Plaintiff's testimony with regard to whether Mr. Byrd provided her tool and whether is addressed the tool issue with Mr. Byrd is based upon personal knowledge and is sufficient to support those portions of the statement. Plaintiff's testimony is also sufficient to support the portion of the statement with regard to her discussions with Ms. Kachigian. However, it is evident from Plaintiff's testimony and the lack of production of a grievance with regard to the tool issue that any complaint was filed - either by Ms. Richards or her union. As such, that portion of the statement, "This was done in a civil rights complaint by the Union to Kachigian" is stricken. The remainder of this portion of the Motion to Strike is denied.

2) Richards did report the jacket incident on the Hotline. (Doc. 37, pg 3).

Defendant objects and moves to strike this statement arguing it misrepresents the uncontroverted evidence in that Plaintiff admits that the first time she reported the incident was through Defendant's Hotline eight months after the fact. Although the date of the incident is not contained, the date of Ms. Richards' call to the Hotline is stated shortly before the statement that Ms. Richards reported the jacket incident on the Hotline. Ms. Richards has personal knowledge of when she reported the jacket incident and in what manner she reported it. As such, this portion of the Motion to Strike is denied.

3) Byrd singled Richards out to ask her what she learned in blueprint class. Byrd had not asked this of other learners. (Doc. 37, pg 2.)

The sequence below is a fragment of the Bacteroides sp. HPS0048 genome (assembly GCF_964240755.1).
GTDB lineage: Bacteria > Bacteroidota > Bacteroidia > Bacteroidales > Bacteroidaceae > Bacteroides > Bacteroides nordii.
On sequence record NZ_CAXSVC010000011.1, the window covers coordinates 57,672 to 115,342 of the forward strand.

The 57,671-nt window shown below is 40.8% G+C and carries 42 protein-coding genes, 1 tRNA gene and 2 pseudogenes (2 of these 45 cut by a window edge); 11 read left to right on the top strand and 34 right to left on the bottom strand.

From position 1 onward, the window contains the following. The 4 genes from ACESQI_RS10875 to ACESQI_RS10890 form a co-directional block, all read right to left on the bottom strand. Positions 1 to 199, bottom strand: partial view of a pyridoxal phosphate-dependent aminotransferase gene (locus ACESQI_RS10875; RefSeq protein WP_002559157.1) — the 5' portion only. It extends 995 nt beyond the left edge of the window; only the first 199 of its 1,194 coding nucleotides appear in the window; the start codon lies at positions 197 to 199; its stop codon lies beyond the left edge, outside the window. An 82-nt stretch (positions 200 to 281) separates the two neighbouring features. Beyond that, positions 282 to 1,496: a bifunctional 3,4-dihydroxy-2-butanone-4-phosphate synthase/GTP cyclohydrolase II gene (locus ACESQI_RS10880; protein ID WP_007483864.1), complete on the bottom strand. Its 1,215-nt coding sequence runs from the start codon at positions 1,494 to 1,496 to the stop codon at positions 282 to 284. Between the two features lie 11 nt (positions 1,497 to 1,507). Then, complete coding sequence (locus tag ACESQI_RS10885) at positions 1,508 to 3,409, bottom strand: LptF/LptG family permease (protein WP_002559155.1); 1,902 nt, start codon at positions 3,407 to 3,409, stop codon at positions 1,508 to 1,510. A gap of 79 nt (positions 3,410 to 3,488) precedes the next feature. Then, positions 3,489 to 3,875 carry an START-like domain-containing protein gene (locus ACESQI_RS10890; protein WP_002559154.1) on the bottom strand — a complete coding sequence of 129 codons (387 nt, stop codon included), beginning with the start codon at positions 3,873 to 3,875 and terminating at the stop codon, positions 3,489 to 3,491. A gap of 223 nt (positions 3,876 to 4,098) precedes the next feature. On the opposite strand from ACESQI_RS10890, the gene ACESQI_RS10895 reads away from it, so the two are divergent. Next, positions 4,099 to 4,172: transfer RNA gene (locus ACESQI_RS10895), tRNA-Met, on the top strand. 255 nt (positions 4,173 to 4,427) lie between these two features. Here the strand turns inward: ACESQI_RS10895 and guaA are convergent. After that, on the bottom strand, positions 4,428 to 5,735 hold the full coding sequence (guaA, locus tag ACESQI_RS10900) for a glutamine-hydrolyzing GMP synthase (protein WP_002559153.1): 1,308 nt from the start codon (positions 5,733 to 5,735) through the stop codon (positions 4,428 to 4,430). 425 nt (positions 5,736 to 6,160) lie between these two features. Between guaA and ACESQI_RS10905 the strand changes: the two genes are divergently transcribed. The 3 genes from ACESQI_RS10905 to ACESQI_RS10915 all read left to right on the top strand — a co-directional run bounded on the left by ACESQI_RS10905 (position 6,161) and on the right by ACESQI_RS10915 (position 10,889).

Defendant objects and moves to strike this statement arguing it is based on hearsay. The first portion of this statement that Byrd asked Ms. Richards "what she learned in blueprint class" is supported by Plaintiff's testimony (Doc. 37-7, pg 37) and is based on Plaintiff's personal knowledge. However, at issue is that portion that, "Byrd singled Richards out" and that "Byrd had not asked this of other learners." Plaintiff deposed Mr. Byrd and he testified that inquiring about learners' classes, "Oh, yeah. I mean this is something I do to every employee because I got to know what they know when they come into the department to start with. I don't' want to throw somebody in a situation that they can't handle." (Doc. 37-9, pg 44). Plaintiff's testimony with regard to this statement is based upon a statement the of Rudy Reava who Plaintiff testified stated to her, "he's not ever asked anyone else to do that." (Doc. 37-7, pg 37). As such, Plaintiff's testimony is clearly based on hearsay evidence and as such, that portion of the statement that, "Byrd singled Richards out" and that "Byrd had not asked this of other learners" is based on hearsay and is stricken.